We are officially in a drought here in southwestern Wisconsin.
We had rain last weekend, a tad less than a quarter of an inch. There was thunder as well, which I always find a pleasant part of rain. But that is all, for weeks now. My "lawn" in many areas is dust under my feet. I'm hard pressed to find green areas to cut and collect with the walk behind mower to put down for mulch in the vegetable and fruit beds. The days have continued in the high 80s, 90s, and even 100 degrees. Nights, thankfully, cool enough to open the house and bring the inside
temperatures down in preparation for the next day. Only one night so far
has been noticeably uncomfortable, and I am finding the grace to be able to cope with the dispiriting daily routine.
Water, thank God for water. The need to water is constant. I am eternally grateful for a deep well, although I often wonder if the wilting vegetables are completely happy with the 45-50 degree well water when they'd much prefer a shower of air/cloud temperature rain. I am grateful that I have a small enough area to protect and can do so alone with vigilance. I don't need to grow and harvest enough foodstuffs to last me through the winter as my Amish friends do. I don't need to bring to market and thus earn enough to pay my bills. If my crops fail I do not go hungry nor do I face losing my land. People here are advertising their beef for sale early to avoid buying costly feed which they'd have to purchase from a distance. But for me losses would be a disappointment, a setback, to lose the efforts of these first two seasons, but not a devastation.
This unprecedented early spring caused plants to wake up dangerously early. Then the cold in April hit as much was vulnerable and in bloom. One of the most popular local orchards will have no apples this fall. Berries all over the region are shriveling: blueberries, raspberries, and now the blackberries. The area corn is in tassel way too early. Too hot, too dry, too long. How are my neighbors coping? How are the birds, mammals? The chickens devour anything with moisture: kale, fruit, vegetable scraps. There are birds constantly at my liquid feeders, water baths, the hose trickling on the orchard trees.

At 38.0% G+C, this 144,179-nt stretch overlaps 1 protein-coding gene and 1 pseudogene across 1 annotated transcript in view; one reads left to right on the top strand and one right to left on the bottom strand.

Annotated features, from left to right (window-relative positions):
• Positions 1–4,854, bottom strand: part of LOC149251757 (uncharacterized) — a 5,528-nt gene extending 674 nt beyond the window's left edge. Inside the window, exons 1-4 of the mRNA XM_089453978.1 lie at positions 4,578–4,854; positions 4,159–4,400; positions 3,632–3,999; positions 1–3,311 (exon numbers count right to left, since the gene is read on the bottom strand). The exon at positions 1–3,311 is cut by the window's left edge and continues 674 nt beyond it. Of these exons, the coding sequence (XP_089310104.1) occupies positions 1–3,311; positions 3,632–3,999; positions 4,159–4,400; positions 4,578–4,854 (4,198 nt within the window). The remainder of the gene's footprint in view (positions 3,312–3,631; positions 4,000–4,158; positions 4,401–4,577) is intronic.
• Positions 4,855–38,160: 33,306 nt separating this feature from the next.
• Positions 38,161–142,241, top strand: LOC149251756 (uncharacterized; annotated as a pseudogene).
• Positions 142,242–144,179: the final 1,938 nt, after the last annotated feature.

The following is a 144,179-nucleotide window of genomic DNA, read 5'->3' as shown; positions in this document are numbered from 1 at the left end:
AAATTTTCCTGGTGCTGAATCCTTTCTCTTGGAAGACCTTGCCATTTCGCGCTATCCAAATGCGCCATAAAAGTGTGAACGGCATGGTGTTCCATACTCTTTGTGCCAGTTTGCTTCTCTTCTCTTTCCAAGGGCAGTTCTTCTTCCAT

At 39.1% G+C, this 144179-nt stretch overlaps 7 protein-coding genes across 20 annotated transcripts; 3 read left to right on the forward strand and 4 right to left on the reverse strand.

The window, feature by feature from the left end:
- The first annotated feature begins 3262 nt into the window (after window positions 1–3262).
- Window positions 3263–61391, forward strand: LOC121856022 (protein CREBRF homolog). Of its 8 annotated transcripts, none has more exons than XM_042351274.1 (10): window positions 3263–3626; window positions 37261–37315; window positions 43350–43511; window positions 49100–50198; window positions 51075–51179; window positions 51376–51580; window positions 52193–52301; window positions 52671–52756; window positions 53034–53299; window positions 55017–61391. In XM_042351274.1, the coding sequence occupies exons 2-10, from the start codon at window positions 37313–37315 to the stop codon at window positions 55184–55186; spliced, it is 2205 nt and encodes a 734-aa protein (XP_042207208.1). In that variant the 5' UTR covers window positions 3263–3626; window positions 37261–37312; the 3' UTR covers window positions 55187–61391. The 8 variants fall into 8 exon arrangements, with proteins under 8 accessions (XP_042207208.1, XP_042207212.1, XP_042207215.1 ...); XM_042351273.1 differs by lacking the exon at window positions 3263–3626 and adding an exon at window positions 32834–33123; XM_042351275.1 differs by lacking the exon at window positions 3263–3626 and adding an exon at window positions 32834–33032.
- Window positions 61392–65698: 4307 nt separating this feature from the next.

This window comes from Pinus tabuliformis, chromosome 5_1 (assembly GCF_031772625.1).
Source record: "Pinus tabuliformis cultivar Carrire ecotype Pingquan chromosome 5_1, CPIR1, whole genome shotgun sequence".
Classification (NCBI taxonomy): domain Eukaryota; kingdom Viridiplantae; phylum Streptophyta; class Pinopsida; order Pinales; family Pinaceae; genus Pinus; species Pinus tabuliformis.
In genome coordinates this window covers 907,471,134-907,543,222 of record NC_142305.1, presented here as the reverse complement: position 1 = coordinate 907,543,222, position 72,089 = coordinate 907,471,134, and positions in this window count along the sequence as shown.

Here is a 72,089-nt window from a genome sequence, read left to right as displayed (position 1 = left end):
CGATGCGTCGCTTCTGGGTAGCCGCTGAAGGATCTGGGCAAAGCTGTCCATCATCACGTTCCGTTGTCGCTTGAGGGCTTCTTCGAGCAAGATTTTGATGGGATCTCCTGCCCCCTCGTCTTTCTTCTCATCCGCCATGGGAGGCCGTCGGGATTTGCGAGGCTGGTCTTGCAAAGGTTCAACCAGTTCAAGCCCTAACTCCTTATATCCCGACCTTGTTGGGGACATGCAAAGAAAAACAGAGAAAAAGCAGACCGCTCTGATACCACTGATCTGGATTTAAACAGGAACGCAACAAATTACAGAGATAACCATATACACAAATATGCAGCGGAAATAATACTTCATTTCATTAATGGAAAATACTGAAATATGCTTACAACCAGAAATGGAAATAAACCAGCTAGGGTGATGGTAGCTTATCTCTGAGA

Unassisted, Mother Nature carries on. The septic mound, the meadow, and the roadsides
are thick with Queen Anne's Lace, little clusters of wild daisies, and the quintessential summer blooming
orange day lilies. Chicory and clover and milkweed are all in glorious abundance. Daily I find toads and tree frogs in the garden and on the porches among my potted plants. I've seen more wildlife in the past few weeks than I have since I've been here.
I keep this little figure close by to remind me that it will get cooler. It will rain again. There will be another season.